ASSOCIATED CUT FLOWER : ASSOCIATED CUT

Associated cut flower : Floral print sofas : Twigs florist sacramento.

Associated Cut Flower


associated cut flower
    flower
  • Be in or reach an optimum stage of development; develop fully and richly
  • (of a plant) Produce flowers; bloom
  • Induce (a plant) to produce flowers
  • reproductive organ of angiosperm plants especially one having showy or colorful parts
  • bloom: produce or yield flowers; "The cherry tree bloomed"
  • a plant cultivated for its blooms or blossoms
    cut
  • a share of the profits; "everyone got a cut of the earnings"
  • separated into parts or laid open or penetrated with a sharp edge or instrument; "the cut surface was mottled"; "cut tobacco"; "blood from his cut forehead"; "bandages on her cut wrists"
  • A stroke or blow given by a sharp-edged implement or by a whip or cane
  • An act of cutting, in particular
  • separate with or as if with an instrument; "Cut the rope"
  • A haircut
associated cut flower - Upper Cut:
Upper Cut: Highlights of My Hollywood Life
Upper Cut: Highlights of My Hollywood Life
I was living a hairdresser’s dream. I was making my mark in this all-male field. My appointment book was filled with more and more celebrities. And I was becoming competition for my heroes . . .
Behind the scenes of every Hollywood photo shoot, TV appearance, and party in the ’60s, ’70s, and ’80s, there was Carrie White. As the “First Lady of Hairdressing,” Carrie collaborated with Richard Avedon on shoots for Vogue, partied with Jim Morrison, styled Sharon Tate’s hair before her wedding to Roman Polanski, and got high with Jimi Hendrix. She has counted Jennifer Jones, Betsy Bloomingdale, Elizabeth Taylor, Goldie Hawn, and Camille Cosby among her favorite clients.
But behind the glamorous facade, Carrie’s world was in perpetual disarray and always had been. After her father abandoned the family when she was still a child, she was sexually abused by her domineering stepfather, and her alcoholic mother was unstable and unreliable. Carrie was sipping cocktails before her tenth birthday, and had had five children and three husbands before her twenty-eighth. She fueled the frenetic pace of her professional life with a steady diet of champagne and vodka, diet pills, cocaine, and heroin, until she eventually lost her home, her car, her career—and nearly her children. But she battled her way back, getting sober, rebuilding her relationships and her reputation as a hairdresser, and today, the name Carrie White is once again on the door of one of Beverly Hills’s most respected salons. An unflinching portrayal of addiction and recovery, Upper Cut proves that even in Hollywood, sometimes you have to fight for a happy ending.

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Secrets Inside a Pink Tulip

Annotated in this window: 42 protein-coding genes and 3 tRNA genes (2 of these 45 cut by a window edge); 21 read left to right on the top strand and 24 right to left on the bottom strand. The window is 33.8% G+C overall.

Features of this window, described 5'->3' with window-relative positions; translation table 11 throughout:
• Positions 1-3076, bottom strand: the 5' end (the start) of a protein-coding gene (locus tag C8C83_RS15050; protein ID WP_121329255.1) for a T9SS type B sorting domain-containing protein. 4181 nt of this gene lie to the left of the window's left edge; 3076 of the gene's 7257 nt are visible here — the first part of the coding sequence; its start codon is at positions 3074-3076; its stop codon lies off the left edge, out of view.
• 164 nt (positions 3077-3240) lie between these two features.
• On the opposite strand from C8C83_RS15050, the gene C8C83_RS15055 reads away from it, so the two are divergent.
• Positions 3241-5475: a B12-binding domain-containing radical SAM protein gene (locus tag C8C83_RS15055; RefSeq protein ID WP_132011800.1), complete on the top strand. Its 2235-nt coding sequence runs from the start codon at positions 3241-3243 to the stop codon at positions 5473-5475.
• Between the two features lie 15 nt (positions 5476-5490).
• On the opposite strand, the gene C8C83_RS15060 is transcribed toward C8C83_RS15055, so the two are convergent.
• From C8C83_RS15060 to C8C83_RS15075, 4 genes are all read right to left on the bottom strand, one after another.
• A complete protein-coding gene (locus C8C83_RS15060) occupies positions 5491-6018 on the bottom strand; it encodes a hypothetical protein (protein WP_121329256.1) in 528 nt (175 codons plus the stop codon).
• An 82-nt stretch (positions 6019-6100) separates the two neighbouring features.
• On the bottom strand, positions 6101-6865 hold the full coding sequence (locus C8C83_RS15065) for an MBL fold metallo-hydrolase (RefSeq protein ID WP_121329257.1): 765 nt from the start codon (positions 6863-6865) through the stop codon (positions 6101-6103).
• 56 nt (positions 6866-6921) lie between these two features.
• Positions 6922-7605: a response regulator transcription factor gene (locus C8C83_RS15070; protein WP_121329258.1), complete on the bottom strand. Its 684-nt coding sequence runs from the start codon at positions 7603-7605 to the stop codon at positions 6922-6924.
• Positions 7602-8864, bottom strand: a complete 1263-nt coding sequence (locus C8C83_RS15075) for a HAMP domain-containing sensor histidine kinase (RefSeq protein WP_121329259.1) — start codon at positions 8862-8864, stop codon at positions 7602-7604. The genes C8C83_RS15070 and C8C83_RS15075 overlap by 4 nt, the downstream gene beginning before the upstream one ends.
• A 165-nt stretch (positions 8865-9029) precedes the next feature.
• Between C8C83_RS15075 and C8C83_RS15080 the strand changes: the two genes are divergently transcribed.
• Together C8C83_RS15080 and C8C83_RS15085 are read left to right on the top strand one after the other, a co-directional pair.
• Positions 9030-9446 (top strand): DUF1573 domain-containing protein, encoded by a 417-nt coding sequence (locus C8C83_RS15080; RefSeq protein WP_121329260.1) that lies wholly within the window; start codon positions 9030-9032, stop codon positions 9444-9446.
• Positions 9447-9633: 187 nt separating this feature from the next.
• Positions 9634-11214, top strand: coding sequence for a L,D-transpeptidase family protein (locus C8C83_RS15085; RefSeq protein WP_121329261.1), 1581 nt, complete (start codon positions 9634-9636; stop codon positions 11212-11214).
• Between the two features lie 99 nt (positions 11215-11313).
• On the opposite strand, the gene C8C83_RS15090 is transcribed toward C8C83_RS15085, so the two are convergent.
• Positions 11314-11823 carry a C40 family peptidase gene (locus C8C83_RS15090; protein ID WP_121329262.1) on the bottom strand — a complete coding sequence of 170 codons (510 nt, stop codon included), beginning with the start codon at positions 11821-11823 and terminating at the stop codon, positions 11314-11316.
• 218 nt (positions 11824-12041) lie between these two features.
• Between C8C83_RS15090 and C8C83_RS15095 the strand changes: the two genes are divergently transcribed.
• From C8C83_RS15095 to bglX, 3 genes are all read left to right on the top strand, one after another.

Secrets Inside a Pink Tulip
Ever since I lived in Malmo, Sweden when a young woman, I have loved tulips...fresh cut tulips from Holland were sold in the kiosks I'd pass on my walks to and from work and I always brightened my apartment with them. To this day, tulips always bring back such wonderful memoriies to me, of youth, color, love and adventure! INFORMATION ON THE TULIP: Tulipa commonly called Tulip is a genus of about 100 species of bulbous flowering plants in the family Liliaceae. The native range of the species include southern Europe, north Africa, and Asia from Anatolia and Iran in the east to northeast of China. The centre of diversity of the genus is in the Pamir and Hindu Kush mountains and the steppes of Kazakhstan. A number of species and many hybrid cultivars are grown in gardens, used as pot plants or as fresh cut flowers. The species are perennials from bulbs, the tunicate bulbs are often produced on the ends of stolons and covered with glabrous to variously hairy papery coverings. The species include short low growing plants to tall upright plants, growing from 10 to 70 centimeters (4–27 in) tall. Plants with typically 2 to 6 leaves, with some species having up to 12 leaves. The cauline foliage is strap-shaped, waxy-coated, usually light to medium green and alternately arranged. The blades are somewhat fleshy and linear to oblong in shape. Although tulips are associated with Holland, both the flower and its name originated in the Ottoman Empire. The tulip is actually not a Dutch flower as many people tend to believe. The tulip, or "Lale" (a Persian word) as it is called in Turkey, is a flower indigenous to Iran, Afghanistan, Turkey and other parts of Central Asia. A Dutch ambassador in Turkey in the 16th century, who was also a great floral enthusiast, Ogier Ghiselin de Busbecq, got their very names because of their Persian origins. Tulips were brought to Europe in the 16th century; the word tulip, which earlier in English appeared in such forms as tulipa or tulipant, entered the language by way of French tulipe and its obsolete form tulipan or by way of Modern Latin tulipa, from Ottoman Turkish tulbend, "muslin, gauze." (The English word turban, first recorded in English in the 16th century, can also be traced to Ottoman Turkish tulbend.) The Turkish word for gauze, with which turbans can be wrapped, seems to have been used for the flower because a fully opened tulip was thought to resemble a turban. Tulips originate from mountainous areas with temperate climates and need a period of cool dormancy. They do best in climates with long cool springs and early summers, but they are often grown as spring blooming annual plantings in warmer areas of the world. The bulbs are typically planted in late summer and fall, normally from 10 to 20 cm (4 to 8 in.) deep, depending of the type planted, in well draining soils. In parts of the world that do not have long cool springs and early summers, the bulbs are often planted up to 12 inches deep, this provides some protection from the heat of summer and tends to force the plants to regenerate one large bulb each year instead of many smaller non blooming ones. This can extend the usefulness of the plants in warmer areas a few years but not stave off the degradation in bulb size and eventual death of the plants. (Source: Wikipedia)